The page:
Tuesday, February 18, 2003
High Court to Consider FOIA Case Involving Photos of Vincent Foster
By a MetNews Staff Writer
By a MetNews Staff Writer
The U.S. Supreme Court will consider this week whether to hear a case in which a Los Angeles attorney is seeking to obtain photos taken of presidential lawyer Vincent Foster’s corpse by the U.S. Park Police in response to a Freedom of Information Act request.
The court reported on its website that papers regarding the requests for review of last June’s unpublished Ninth U.S. Circuit Court of Appeals ruling in Favish v. Office of Independent Counsel had been distributed for consideration at the court’s conference this Friday. A decision on whether to hear the case could be announced as early as next Monday, the first sitting of the court following a month-long recess.
The Ninth Circuit, in its second decision in the case, ruled that only four of 10 disputed photos covered by Allan J. Favish’s request need be made public by Independent Counsel Julie Thomas, who is wrapping up the work previously overseen by Kenneth Starr and Robert Ray.
Favish, Thomas, and members of Foster’s family are all seeking review of the Ninth Circuit ruling. Favish has previously received more than 100 photographs related to the Foster investigation from the OIC
Favish had appealed a ruling by Senior U.S. District Judge William Keller of the Central District of California, limiting disclosure to five photos. The OIC, as well as Sheila Foster Anthony and Lisa Foster Moody, cross-appealed, arguing that release of any of the photos would violate the family’s right to privacy.
Moody is Foster’s widow, and married a federal judge after his death. Anthony, the late attorney’s sister, was an appointee of President Clinton to the Federal Trade Commission and is the wife of a former congressman.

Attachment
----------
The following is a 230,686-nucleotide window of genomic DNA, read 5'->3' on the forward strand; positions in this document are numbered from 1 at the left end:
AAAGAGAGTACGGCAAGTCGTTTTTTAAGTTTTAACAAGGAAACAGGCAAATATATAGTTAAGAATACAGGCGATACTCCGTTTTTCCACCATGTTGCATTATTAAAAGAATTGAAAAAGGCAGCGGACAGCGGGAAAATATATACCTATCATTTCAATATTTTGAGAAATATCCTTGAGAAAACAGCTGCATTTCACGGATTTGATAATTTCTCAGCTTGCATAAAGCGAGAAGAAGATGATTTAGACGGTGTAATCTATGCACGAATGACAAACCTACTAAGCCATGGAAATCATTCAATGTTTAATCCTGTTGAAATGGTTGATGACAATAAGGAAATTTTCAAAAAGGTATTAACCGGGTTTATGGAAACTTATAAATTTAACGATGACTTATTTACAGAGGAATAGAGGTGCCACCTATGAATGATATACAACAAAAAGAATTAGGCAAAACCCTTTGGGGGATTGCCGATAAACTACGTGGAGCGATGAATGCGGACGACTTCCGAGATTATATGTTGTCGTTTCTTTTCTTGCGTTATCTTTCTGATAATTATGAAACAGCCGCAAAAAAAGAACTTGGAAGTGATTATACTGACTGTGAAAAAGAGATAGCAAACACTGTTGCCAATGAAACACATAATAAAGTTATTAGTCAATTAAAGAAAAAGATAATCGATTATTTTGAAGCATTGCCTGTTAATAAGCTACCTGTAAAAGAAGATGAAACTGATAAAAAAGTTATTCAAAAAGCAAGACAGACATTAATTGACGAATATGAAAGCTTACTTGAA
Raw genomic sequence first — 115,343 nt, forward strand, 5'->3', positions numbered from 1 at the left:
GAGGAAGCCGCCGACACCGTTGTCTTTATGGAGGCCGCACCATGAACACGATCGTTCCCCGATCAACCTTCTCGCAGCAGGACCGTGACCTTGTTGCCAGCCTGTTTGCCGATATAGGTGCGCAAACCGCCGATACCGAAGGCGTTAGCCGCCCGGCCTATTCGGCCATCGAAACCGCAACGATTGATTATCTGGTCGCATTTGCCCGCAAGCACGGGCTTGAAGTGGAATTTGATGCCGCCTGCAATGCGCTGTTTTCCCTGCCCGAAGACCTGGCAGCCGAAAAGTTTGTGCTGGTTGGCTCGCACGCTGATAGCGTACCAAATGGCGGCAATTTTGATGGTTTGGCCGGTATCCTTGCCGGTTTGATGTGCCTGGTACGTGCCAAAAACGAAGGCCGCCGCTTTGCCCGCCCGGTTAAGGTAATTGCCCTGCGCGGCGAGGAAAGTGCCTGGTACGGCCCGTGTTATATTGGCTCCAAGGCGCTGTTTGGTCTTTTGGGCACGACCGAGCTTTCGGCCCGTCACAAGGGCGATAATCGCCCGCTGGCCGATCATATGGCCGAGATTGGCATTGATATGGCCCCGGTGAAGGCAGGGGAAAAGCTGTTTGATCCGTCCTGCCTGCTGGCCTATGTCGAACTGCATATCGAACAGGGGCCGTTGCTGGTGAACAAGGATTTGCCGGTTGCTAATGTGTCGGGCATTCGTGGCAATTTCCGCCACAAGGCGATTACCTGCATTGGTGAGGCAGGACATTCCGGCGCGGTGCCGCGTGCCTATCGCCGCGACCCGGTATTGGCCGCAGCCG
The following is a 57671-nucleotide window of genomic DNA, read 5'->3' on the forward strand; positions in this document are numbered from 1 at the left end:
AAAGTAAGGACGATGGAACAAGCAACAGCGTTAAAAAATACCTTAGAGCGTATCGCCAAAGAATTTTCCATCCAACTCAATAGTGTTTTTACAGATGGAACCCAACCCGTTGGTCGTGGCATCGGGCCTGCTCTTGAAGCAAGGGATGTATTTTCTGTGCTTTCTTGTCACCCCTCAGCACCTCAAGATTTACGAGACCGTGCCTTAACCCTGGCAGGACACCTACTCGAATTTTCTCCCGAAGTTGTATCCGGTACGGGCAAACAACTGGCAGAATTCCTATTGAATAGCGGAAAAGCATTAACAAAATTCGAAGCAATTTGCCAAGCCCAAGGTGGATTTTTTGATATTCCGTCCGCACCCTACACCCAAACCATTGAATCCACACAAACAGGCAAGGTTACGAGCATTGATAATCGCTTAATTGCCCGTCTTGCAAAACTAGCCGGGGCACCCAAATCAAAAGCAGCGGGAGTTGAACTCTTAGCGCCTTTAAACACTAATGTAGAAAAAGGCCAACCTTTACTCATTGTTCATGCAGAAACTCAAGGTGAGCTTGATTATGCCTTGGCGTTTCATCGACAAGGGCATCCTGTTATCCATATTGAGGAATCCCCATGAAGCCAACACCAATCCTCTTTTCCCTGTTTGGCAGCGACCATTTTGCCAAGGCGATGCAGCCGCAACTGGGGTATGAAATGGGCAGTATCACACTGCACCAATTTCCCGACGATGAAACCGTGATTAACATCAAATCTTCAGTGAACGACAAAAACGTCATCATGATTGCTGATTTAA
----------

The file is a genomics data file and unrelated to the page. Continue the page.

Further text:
The panel largely agreed with Keller, except that it allowed the OIC to withhold one of the five photos that the district judge ordered disclosure of. Judge Diarmuid F. O’Scannlain and Senior Judge John T. Noonan joined in the order, while Judge Harry Pregerson dissented, as he had in the previous appeal, arguing that only one photo should be released.
That photo, which shows Foster clutching the gun with which he is believed to have killed himself, was leaked to the media and published in 1994.
The OIC originally succeeded in persuading Keller that none of the photographs—taken in Washington’s Fort Marcy Park after Foster’s body was discovered there in 1993—should be made public. But the Ninth Circuit reversed that 1998 order in July 2000, ruling that Keller had erred in ruling without actually looking at the photos, and directed that he examine them and make a separate determination as to each one whether the privacy interests of the family outweighed the public interest in disclosure.
On remand, Keller said that while he “commiserate[d]” with the family members, he was required by the Ninth Circuit ruling to strike a balance. He said that five of the photos were so “graphic, explicit, and extremely upsetting” that they should not be released into the public domain, but that the rest should be disclosed.
Favish claims there may have been a cover-up concerning Foster’s demise. Physical evidence, Favish and others have argued, supports the notion that Foster may have been murdered, and/or that his body was moved to the park, where it was found on July 20, 1993.
Foster was a deputy White House counsel and onetime Arkansas law partner of now-U.S. Sen. Hillary Rodham Clinton, D-N.Y., and was said to be despondent about life in official Washington.
Favish† has said he expects to release the photos on his website, www.allanfavish.com, which already contains a great deal of information about the Foster.
Copyright 2003, Metropolitan News Company